If there ever were to be a contest concerning the name of a human being coexisting or becoming synonym with that of an animal, Jim Corbett would win the contest hands down. July 25, 2018, marks the 143th birth anniversary of the British hunter, and tracker turned conservationist. The famous author, hunted a large number of man-eating tigers and leopards in India. He was also author of the book named The Man-Eating Leopard of Rudraprayag and Man-Eaters of Kumaon.
The book details and mentions the varied and rich experiences that Corbett went through and experienced in the Kumaon (Uttarakhand) region of India, roughly between 1900-1930s. The book also contains information on the Champawat Man-eater. The Champawat Tiger was a female Bengal tiger who was reportedly responsible for over 400 deaths in Nepal and the Kumaon area of India. She is also named in the Guinness Book of World Records for the highest number of fatalities from a tiger. This tiger was shot by Jim Corbett in the year 1907.
Below are some of the best quotes from the books written by Jim Corbett:
1. There are events in one's life which, no matter how remote, never fade from memory
2. There is no universal language in the jungles; each species has its own language, and though the vocabulary of some is limited, as in the case of porcupines and vultures, the language of each species is understood by all the jungle-folk.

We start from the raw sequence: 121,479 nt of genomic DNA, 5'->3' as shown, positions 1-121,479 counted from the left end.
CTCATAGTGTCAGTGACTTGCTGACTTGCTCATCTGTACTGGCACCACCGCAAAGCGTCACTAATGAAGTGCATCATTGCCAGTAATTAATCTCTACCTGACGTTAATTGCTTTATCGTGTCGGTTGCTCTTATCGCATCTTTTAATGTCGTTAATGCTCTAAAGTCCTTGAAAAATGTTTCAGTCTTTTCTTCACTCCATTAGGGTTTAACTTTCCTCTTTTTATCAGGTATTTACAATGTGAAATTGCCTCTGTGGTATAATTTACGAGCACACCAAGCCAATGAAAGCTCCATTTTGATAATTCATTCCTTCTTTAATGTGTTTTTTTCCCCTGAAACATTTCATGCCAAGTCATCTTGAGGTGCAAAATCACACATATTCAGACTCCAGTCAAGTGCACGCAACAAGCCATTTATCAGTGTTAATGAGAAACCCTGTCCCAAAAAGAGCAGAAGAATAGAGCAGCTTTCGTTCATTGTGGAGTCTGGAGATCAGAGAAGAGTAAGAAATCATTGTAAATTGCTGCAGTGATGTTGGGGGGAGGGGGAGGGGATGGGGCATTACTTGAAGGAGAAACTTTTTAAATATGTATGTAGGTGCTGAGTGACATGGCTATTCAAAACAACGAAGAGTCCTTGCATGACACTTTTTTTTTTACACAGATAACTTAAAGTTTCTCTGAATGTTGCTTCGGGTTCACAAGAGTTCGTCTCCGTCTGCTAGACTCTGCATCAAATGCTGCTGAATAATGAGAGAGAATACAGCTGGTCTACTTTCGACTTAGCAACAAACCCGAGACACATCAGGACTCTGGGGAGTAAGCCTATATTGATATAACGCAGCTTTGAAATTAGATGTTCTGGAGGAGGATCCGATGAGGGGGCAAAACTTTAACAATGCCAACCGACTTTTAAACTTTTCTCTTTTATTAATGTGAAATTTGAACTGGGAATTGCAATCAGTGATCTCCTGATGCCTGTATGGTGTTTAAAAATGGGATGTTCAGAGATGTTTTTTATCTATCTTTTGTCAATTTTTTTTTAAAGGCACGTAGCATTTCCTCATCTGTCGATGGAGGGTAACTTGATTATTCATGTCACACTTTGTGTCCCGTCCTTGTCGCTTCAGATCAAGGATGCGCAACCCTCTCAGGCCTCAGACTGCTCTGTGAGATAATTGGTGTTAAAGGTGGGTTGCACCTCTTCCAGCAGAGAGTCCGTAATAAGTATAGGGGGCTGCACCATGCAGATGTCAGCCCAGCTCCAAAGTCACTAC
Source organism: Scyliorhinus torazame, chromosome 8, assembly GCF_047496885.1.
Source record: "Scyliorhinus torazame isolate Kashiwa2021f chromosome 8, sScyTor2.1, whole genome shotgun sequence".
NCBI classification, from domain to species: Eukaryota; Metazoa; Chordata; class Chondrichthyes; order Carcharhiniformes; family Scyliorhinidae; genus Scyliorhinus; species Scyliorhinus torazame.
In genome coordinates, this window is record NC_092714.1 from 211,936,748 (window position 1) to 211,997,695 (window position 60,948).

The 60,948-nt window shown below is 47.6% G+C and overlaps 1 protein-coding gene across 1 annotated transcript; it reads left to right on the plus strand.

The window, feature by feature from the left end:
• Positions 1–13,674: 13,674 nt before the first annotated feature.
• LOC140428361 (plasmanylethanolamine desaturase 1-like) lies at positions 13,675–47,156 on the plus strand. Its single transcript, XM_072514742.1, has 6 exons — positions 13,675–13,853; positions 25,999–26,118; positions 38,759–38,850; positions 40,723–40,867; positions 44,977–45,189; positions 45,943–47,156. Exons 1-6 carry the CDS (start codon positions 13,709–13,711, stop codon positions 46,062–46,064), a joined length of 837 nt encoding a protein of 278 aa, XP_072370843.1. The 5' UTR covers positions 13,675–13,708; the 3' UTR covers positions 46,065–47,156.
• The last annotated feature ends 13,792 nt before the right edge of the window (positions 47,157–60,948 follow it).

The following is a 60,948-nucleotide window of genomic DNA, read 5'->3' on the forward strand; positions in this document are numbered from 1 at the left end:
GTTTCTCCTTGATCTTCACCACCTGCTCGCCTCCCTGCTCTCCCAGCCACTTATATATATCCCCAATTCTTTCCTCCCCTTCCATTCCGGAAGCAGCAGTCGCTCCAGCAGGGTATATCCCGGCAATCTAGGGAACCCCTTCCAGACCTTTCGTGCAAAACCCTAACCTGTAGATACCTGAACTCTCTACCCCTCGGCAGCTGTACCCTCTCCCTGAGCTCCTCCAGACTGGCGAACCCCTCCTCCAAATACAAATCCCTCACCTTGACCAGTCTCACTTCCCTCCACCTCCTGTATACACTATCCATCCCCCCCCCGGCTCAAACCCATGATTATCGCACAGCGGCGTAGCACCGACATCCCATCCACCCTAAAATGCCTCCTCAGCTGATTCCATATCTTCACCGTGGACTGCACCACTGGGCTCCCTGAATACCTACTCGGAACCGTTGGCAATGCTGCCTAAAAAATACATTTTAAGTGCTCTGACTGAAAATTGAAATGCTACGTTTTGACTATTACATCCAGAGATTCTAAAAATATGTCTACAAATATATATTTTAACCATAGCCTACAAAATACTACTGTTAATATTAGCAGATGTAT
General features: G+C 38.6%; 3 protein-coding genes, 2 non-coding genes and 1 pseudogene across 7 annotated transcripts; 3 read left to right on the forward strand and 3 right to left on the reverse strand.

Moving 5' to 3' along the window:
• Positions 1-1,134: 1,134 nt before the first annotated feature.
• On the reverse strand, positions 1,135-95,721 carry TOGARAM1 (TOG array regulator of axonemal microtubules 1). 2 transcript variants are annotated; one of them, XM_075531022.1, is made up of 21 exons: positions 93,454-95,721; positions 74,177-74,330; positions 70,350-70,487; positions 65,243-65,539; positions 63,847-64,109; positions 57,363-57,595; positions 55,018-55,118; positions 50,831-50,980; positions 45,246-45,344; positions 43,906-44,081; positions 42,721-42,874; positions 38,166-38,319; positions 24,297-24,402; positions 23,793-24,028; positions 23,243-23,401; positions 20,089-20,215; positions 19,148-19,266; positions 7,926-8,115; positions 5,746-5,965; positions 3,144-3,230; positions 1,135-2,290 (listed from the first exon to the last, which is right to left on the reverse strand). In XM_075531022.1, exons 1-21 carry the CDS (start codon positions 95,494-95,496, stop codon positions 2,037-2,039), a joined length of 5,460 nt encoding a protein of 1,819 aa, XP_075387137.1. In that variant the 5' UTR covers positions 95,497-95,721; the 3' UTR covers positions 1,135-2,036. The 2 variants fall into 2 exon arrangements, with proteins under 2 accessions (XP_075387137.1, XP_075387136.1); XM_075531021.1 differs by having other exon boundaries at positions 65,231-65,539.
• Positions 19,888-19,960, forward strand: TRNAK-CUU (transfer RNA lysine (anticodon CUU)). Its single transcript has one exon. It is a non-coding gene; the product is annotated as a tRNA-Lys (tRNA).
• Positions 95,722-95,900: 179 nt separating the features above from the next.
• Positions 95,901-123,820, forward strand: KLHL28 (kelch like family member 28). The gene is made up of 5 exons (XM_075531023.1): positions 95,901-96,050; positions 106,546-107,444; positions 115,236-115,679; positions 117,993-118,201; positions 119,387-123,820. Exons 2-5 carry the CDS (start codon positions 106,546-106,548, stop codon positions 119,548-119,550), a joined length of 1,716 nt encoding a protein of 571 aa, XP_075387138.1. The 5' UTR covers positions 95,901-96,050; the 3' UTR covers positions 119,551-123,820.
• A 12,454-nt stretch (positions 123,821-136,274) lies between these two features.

3. Hundreds of false rumors of alleged attacks by the man-eater were brought to us, entailing endless miles of walking, but this was only to be expected, for in an area in which an established man-eater is operating everyone suspects their own shadows, and every sound heard at night is attributed to the man-eater.
4. The word 'Terror' is so generally and universally used in connection with everyday trivial matters that it is apt to fail to convey, when intended to do so, its real meaning
5. However much I doubted the man's ability to accomplish the task he had set himself, I could not help admiring his faith and his industry.
The oldest national park in India, established in 1936, as Hailey National Park to protect the endangered Bengal tiger is named after Jim Corbett who played a key role in its establishment. The park was the first to come under the Project Tiger initiative. Born as Edward James Corbett on 25 July 1875, Corbett passed away on 19 April 1955 in Kenya. Corbett left for Kenya in November 1947 and the house he lived in India has been transformed into a museum and is known as the Jim Corbett Museum. He surely must have left India but not before leaving an indelible mark on the wildlife scene of this country. The Jim Corbett National Park is a testimony to that fact.